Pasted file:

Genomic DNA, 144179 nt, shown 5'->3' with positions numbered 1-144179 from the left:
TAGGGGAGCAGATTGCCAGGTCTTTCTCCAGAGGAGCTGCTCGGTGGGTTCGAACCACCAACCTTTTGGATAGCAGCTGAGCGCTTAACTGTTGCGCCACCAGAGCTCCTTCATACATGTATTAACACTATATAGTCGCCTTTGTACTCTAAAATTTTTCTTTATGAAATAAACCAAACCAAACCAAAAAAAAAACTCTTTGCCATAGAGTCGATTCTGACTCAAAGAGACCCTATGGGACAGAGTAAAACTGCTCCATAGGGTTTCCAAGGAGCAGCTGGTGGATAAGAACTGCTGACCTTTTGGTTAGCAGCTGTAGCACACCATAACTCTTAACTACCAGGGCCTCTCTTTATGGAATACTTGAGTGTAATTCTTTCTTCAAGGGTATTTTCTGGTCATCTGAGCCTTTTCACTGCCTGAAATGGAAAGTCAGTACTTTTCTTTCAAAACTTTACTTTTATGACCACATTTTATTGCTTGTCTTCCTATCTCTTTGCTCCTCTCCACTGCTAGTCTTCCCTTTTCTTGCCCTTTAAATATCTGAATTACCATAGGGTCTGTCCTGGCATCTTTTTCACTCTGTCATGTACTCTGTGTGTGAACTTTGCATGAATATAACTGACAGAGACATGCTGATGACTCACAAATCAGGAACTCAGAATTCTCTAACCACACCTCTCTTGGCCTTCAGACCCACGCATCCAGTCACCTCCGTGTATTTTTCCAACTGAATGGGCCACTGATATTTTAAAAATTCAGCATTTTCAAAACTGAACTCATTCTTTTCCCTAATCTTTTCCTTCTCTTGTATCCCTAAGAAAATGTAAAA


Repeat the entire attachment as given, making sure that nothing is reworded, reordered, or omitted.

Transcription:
Genomic DNA, 144179 nt, shown 5'->3' with positions numbered 1-144179 from the left:
TAGGGGAGCAGATTGCCAGGTCTTTCTCCAGAGGAGCTGCTCGGTGGGTTCGAACCACCAACCTTTTGGATAGCAGCTGAGCGCTTAACTGTTGCGCCACCAGAGCTCCTTCATACATGTATTAACACTATATAGTCGCCTTTGTACTCTAAAATTTTTCTTTATGAAATAAACCAAACCAAACCAAAAAAAAAACTCTTTGCCATAGAGTCGATTCTGACTCAAAGAGACCCTATGGGACAGAGTAAAACTGCTCCATAGGGTTTCCAAGGAGCAGCTGGTGGATAAGAACTGCTGACCTTTTGGTTAGCAGCTGTAGCACACCATAACTCTTAACTACCAGGGCCTCTCTTTATGGAATACTTGAGTGTAATTCTTTCTTCAAGGGTATTTTCTGGTCATCTGAGCCTTTTCACTGCCTGAAATGGAAAGTCAGTACTTTTCTTTCAAAACTTTACTTTTATGACCACATTTTATTGCTTGTCTTCCTATCTCTTTGCTCCTCTCCACTGCTAGTCTTCCCTTTTCTTGCCCTTTAAATATCTGAATTACCATAGGGTCTGTCCTGGCATCTTTTTCACTCTGTCATGTACTCTGTGTGTGAACTTTGCATGAATATAACTGACAGAGACATGCTGATGACTCACAAATCAGGAACTCAGAATTCTCTAACCACACCTCTCTTGGCCTTCAGACCCACGCATCCAGTCACCTCCGTGTATTTTTCCAACTGAATGGGCCACTGATATTTTAAAAATTCAGCATTTTCAAAACTGAACTCATTCTTTTCCCTAATCTTTTCCTTCTCTTGTATCCCTAAGAAAATGTAAAA